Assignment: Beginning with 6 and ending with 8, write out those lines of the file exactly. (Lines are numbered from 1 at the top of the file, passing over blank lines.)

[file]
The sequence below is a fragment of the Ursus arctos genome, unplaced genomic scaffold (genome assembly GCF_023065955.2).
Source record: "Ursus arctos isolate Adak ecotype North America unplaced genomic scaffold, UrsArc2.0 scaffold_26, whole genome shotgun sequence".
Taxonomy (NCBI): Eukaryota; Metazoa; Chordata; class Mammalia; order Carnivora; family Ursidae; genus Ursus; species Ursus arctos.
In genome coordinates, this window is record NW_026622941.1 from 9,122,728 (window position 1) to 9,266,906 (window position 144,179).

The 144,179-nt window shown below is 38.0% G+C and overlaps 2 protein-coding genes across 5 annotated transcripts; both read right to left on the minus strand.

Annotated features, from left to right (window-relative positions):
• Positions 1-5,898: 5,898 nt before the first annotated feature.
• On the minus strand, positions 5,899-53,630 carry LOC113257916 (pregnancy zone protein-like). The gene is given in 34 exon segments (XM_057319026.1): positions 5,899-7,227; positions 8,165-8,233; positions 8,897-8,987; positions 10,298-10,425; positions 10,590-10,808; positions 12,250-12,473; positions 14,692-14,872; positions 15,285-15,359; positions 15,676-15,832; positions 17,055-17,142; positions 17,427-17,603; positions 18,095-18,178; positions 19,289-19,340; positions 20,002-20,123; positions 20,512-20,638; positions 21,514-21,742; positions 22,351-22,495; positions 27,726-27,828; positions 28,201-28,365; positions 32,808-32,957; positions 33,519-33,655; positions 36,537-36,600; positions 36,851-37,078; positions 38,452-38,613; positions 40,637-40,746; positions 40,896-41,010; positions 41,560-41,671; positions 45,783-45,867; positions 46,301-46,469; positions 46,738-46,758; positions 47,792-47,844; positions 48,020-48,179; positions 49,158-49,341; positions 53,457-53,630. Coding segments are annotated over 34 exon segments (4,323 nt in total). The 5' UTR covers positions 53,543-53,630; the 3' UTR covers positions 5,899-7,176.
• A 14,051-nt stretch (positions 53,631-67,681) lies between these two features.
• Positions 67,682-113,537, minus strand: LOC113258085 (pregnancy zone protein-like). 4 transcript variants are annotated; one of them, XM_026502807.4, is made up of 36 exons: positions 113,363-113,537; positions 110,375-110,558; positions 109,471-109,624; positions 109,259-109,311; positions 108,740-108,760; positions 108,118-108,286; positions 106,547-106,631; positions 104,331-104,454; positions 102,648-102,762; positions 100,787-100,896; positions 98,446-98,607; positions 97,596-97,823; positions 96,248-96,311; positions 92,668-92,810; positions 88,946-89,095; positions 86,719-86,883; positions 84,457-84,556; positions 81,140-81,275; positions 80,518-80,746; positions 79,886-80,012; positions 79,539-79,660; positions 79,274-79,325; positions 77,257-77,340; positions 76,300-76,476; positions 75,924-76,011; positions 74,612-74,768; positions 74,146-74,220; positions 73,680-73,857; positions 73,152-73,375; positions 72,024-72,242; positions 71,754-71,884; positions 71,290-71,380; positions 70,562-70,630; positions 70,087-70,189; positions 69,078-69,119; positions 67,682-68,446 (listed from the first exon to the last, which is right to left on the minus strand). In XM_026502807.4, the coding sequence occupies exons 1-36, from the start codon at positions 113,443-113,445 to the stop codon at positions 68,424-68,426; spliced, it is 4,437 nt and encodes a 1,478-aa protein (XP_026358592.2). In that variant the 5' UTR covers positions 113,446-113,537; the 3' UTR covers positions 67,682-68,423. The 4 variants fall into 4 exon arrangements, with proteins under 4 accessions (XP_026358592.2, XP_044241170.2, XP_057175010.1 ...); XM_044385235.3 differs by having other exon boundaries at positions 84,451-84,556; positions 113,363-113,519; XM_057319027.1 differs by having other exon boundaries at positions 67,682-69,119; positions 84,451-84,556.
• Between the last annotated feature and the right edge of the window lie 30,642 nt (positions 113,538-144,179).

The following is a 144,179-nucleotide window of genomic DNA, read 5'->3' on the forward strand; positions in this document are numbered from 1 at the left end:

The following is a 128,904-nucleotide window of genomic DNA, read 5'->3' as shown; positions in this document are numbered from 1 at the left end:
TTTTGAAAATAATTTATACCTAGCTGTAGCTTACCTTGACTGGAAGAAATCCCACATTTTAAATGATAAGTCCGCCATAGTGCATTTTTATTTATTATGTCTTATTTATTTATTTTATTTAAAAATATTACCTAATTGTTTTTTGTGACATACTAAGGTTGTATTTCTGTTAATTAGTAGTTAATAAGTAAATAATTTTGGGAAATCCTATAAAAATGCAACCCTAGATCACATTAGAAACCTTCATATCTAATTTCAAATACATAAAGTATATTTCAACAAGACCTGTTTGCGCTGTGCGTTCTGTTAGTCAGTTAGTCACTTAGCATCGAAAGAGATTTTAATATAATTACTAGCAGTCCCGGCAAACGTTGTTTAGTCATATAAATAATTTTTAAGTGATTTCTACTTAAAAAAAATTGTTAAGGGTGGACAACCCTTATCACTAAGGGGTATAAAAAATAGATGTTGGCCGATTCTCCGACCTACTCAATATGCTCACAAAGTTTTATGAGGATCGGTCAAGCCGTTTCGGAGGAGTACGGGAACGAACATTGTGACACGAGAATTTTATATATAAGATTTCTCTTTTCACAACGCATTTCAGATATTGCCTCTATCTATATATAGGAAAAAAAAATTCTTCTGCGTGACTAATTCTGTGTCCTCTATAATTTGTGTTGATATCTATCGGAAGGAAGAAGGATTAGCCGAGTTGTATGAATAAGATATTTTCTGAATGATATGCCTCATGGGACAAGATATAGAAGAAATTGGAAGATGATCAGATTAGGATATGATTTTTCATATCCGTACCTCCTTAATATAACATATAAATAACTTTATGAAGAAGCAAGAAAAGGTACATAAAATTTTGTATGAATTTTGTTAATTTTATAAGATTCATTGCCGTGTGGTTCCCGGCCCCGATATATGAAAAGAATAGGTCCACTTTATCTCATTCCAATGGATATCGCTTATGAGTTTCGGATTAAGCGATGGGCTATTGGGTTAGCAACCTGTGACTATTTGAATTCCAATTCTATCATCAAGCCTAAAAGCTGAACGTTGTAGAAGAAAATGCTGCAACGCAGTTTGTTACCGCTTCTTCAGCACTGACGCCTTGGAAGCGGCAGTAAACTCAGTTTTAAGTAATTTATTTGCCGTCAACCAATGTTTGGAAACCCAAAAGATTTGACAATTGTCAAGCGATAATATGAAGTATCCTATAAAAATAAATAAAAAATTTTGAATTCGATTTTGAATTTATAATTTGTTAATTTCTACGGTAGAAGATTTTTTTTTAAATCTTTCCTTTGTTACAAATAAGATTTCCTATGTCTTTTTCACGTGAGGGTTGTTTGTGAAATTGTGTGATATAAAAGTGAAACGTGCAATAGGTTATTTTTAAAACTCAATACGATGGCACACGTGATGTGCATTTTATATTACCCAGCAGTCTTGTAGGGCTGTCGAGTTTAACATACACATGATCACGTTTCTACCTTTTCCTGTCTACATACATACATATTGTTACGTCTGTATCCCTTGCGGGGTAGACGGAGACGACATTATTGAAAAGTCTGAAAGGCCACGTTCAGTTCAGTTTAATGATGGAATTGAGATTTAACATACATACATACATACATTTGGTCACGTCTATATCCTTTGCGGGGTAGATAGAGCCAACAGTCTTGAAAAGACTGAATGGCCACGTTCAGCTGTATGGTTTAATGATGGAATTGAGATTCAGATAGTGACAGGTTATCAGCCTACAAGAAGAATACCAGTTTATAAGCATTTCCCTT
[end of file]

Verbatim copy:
Annotated features, from left to right (window-relative positions):
• Positions 1-5,898: 5,898 nt before the first annotated feature.
• On the minus strand, positions 5,899-53,630 carry LOC113257916 (pregnancy zone protein-like). The gene is given in 34 exon segments (XM_057319026.1): positions 5,899-7,227; positions 8,165-8,233; positions 8,897-8,987; positions 10,298-10,425; positions 10,590-10,808; positions 12,250-12,473; positions 14,692-14,872; positions 15,285-15,359; positions 15,676-15,832; positions 17,055-17,142; positions 17,427-17,603; positions 18,095-18,178; positions 19,289-19,340; positions 20,002-20,123; positions 20,512-20,638; positions 21,514-21,742; positions 22,351-22,495; positions 27,726-27,828; positions 28,201-28,365; positions 32,808-32,957; positions 33,519-33,655; positions 36,537-36,600; positions 36,851-37,078; positions 38,452-38,613; positions 40,637-40,746; positions 40,896-41,010; positions 41,560-41,671; positions 45,783-45,867; positions 46,301-46,469; positions 46,738-46,758; positions 47,792-47,844; positions 48,020-48,179; positions 49,158-49,341; positions 53,457-53,630. Coding segments are annotated over 34 exon segments (4,323 nt in total). The 5' UTR covers positions 53,543-53,630; the 3' UTR covers positions 5,899-7,176.